Courtney Force - National Hot Rod Association Funny Car driver - Santiago Canyon College
Courtney Force drives an 8,000-horsepower National Hot Rod Association Funny Car that regularly breaks the 300 mph mark. Classes at Santiago Canyon College didn't exactly prepare her for the four-second sprint down the 1,000-foot track, but Force said her studies at the community college and later at California State University, Fullerton prepared well for the part of the career where she's not strapped into a nitromethane burning rocket with wheels.
"Now that I have earned my bacherlor's degree in communications, I have been able to use what I have learned in college towards my career in many ways," Force said. "Earning my degree has really helped me to go out and build relationships with sponsors, communicate with fans and be a great representative for top companies. My degree has prepared me to be a great spokesperson for Ford Motor Company’s Driving Skills for Life and has allowed me the confidence to speak to students about safe driving. I am constantly speaking to audiences at national sales events, various student bodies across the U.S., and my sponsors, all while competing at over 24 National Event races. Earning my degree has helped me to learn the family business and start my career in NHRA Drag Racing Traxxas Ford Mustang Funny Car, and I'm so appreciative of the time spent at Santiago Canyon Community College.”
Force said she really enjoyed her time at Santiago Canyon College because it helped her get on the right track toward her career goals, while helping to prepare her for transferring to Cal State Fullerton. "I wanted to get a good education to help with learning the family business and this school provided me with all the right tools and advice that I needed," she said. "Santiago (Canyon College) is a great school to help students figure out their career goals with all the variety of classes that they offer. However, if you already know what you want to do as a career, they can help put you on the right track for a faster graduation.”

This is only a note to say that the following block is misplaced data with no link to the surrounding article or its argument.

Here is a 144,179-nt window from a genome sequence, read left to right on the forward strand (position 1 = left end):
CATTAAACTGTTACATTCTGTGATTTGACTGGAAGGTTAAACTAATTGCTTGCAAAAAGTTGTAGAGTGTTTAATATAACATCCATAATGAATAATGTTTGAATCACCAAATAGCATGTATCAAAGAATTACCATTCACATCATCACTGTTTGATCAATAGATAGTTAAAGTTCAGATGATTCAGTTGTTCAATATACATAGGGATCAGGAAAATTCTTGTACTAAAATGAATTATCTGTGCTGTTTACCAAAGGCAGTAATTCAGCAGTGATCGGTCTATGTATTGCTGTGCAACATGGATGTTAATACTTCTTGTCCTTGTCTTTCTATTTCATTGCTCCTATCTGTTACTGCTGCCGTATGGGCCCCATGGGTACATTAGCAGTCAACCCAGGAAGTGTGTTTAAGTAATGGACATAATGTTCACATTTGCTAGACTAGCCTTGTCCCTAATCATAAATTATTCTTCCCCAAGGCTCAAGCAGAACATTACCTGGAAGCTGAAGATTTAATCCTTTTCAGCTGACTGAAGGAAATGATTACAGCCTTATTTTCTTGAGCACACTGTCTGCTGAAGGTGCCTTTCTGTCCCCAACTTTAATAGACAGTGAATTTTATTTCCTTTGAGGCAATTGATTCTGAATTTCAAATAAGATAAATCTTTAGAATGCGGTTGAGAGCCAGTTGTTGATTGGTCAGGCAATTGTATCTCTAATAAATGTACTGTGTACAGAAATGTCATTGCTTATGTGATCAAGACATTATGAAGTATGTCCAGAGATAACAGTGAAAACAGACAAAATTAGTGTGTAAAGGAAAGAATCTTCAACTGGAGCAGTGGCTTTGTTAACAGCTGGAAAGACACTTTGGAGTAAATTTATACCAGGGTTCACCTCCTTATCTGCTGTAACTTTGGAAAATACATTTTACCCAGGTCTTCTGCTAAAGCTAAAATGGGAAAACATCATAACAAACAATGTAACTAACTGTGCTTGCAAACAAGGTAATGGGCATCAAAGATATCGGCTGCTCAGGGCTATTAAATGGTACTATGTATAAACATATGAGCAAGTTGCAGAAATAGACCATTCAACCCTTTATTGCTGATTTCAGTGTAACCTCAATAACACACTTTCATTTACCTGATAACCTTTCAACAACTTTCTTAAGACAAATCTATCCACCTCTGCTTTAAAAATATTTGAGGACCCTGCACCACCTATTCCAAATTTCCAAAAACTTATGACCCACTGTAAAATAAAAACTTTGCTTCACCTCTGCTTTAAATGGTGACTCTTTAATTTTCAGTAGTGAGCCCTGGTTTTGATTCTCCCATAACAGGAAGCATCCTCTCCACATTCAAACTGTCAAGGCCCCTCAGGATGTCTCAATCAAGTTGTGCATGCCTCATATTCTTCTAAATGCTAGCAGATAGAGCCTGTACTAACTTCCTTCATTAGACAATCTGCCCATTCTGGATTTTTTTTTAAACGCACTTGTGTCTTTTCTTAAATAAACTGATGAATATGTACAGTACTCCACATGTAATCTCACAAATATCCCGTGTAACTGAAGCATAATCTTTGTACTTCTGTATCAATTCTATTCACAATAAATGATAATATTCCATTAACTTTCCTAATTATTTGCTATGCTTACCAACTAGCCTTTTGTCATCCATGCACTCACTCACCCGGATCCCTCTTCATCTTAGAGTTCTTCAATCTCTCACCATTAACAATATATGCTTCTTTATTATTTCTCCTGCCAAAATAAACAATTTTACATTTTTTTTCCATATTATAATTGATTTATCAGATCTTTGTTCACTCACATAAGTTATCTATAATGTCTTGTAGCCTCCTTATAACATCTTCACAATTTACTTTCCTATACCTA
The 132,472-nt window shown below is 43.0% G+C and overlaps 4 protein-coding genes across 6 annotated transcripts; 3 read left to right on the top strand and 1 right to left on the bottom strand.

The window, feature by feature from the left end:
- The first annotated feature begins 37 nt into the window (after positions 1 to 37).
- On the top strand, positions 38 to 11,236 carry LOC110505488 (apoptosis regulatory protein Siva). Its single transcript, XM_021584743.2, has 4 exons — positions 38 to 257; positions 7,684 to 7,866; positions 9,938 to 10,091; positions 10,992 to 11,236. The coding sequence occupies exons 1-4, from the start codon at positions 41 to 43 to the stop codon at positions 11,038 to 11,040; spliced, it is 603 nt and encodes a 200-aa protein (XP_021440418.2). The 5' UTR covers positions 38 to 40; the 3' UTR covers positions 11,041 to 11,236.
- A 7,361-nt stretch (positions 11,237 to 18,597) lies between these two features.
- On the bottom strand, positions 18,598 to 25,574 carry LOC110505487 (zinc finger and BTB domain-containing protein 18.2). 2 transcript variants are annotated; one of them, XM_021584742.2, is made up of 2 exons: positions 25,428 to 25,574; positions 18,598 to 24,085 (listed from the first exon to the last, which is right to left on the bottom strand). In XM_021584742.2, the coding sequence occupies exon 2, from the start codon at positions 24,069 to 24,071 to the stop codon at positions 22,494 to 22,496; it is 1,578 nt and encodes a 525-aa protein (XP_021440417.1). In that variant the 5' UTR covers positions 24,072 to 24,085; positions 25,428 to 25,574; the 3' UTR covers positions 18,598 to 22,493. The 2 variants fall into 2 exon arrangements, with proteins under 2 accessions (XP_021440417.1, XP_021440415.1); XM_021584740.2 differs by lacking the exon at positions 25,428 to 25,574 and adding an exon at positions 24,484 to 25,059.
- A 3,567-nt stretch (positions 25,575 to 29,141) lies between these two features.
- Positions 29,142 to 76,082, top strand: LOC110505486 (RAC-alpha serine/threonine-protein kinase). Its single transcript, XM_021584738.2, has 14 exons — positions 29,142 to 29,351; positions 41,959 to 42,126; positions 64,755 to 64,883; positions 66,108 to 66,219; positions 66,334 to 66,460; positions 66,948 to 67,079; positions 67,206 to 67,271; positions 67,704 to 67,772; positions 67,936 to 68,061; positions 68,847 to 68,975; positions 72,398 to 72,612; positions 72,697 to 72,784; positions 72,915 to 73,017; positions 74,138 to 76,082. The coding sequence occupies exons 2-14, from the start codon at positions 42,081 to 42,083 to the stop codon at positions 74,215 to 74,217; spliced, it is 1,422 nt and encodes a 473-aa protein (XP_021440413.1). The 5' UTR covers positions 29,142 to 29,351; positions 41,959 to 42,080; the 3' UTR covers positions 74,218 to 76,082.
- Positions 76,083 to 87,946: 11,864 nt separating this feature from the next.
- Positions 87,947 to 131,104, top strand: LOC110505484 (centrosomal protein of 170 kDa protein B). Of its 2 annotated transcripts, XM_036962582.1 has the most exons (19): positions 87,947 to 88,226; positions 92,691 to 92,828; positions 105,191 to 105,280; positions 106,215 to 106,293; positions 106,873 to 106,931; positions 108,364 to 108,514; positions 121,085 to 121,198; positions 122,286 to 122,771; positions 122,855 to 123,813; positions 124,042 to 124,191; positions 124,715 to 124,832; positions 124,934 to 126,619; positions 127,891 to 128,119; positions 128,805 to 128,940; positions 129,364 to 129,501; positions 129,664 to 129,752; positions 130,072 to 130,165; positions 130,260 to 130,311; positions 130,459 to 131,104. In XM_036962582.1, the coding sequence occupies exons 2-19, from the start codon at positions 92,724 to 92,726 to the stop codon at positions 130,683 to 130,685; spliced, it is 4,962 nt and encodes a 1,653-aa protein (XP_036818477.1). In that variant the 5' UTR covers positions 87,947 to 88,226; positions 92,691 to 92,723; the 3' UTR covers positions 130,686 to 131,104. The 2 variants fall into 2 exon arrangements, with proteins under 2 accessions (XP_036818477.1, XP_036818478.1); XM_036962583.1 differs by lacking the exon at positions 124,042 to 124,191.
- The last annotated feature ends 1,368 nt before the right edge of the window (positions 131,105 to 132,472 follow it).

Force said she used the transfer and counseling services at Santiago Canyon College to stay on track and liked the convenience that a large schedule of classes offered her. The life of a drag racer is spent on the road for seven months of the year, but she found enough flexibility in the schedule, she said, to take and pass the classes she needed to graduate and transfer to Cal State Fullerton.
"Santiago Canyon College offered a lot of classes to help gear me towards my communications degree. They gave me the opportunity to schedule my classes around my job, which worked great for me because I had to be out of town almost every weekend to compete in NHRA national event races," Force said. "Community colleges are a smaller and close-knit environment. They have smaller classrooms which give you a closer connection with teachers and students and more accessibility to ask your teachers questions throughout the lecture. The professors were great with one-on-one time with students. Counselors at community colleges are always available when you need them and they really helped to guide me in the right path while mapping out all of the classes I needed to take to get me in the right position to transfer to Fullerton.”